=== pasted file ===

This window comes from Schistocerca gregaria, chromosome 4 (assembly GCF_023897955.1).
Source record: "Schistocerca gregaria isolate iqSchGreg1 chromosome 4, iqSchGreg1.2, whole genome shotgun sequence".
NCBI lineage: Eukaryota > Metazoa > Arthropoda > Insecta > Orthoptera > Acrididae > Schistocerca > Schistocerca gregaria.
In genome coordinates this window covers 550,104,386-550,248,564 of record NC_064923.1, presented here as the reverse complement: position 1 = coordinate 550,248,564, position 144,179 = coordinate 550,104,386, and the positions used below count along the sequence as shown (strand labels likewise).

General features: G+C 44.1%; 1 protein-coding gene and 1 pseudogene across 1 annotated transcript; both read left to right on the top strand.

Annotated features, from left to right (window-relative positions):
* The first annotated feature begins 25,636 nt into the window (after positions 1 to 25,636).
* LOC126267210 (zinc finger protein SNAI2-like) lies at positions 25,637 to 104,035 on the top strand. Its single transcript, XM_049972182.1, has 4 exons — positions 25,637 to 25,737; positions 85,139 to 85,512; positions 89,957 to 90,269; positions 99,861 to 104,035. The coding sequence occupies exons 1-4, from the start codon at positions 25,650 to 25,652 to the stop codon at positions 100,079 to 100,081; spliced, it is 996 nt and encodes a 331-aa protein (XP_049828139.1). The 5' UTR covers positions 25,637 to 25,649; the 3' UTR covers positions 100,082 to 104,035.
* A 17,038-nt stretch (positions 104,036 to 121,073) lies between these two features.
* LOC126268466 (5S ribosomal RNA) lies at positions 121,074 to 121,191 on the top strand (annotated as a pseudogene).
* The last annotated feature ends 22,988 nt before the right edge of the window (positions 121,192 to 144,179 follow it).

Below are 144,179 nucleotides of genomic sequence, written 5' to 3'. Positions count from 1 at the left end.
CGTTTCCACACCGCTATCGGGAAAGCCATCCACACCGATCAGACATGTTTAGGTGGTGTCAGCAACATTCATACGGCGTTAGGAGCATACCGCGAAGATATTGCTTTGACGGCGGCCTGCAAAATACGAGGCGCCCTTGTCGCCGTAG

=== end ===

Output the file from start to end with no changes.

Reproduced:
This window comes from Schistocerca gregaria, chromosome 4 (assembly GCF_023897955.1).
Source record: "Schistocerca gregaria isolate iqSchGreg1 chromosome 4, iqSchGreg1.2, whole genome shotgun sequence".
NCBI lineage: Eukaryota > Metazoa > Arthropoda > Insecta > Orthoptera > Acrididae > Schistocerca > Schistocerca gregaria.
In genome coordinates this window covers 550,104,386-550,248,564 of record NC_064923.1, presented here as the reverse complement: position 1 = coordinate 550,248,564, position 144,179 = coordinate 550,104,386, and the positions used below count along the sequence as shown (strand labels likewise).

General features: G+C 44.1%; 1 protein-coding gene and 1 pseudogene across 1 annotated transcript; both read left to right on the top strand.

Annotated features, from left to right (window-relative positions):
* The first annotated feature begins 25,636 nt into the window (after positions 1 to 25,636).
* LOC126267210 (zinc finger protein SNAI2-like) lies at positions 25,637 to 104,035 on the top strand. Its single transcript, XM_049972182.1, has 4 exons — positions 25,637 to 25,737; positions 85,139 to 85,512; positions 89,957 to 90,269; positions 99,861 to 104,035. The coding sequence occupies exons 1-4, from the start codon at positions 25,650 to 25,652 to the stop codon at positions 100,079 to 100,081; spliced, it is 996 nt and encodes a 331-aa protein (XP_049828139.1). The 5' UTR covers positions 25,637 to 25,649; the 3' UTR covers positions 100,082 to 104,035.
* A 17,038-nt stretch (positions 104,036 to 121,073) lies between these two features.
* LOC126268466 (5S ribosomal RNA) lies at positions 121,074 to 121,191 on the top strand (annotated as a pseudogene).
* The last annotated feature ends 22,988 nt before the right edge of the window (positions 121,192 to 144,179 follow it).

Below are 144,179 nucleotides of genomic sequence, written 5' to 3'. Positions count from 1 at the left end.
CGTTTCCACACCGCTATCGGGAAAGCCATCCACACCGATCAGACATGTTTAGGTGGTGTCAGCAACATTCATACGGCGTTAGGAGCATACCGCGAAGATATTGCTTTGACGGCGGCCTGCAAAATACGAGGCGCCCTTGTCGCCGTAG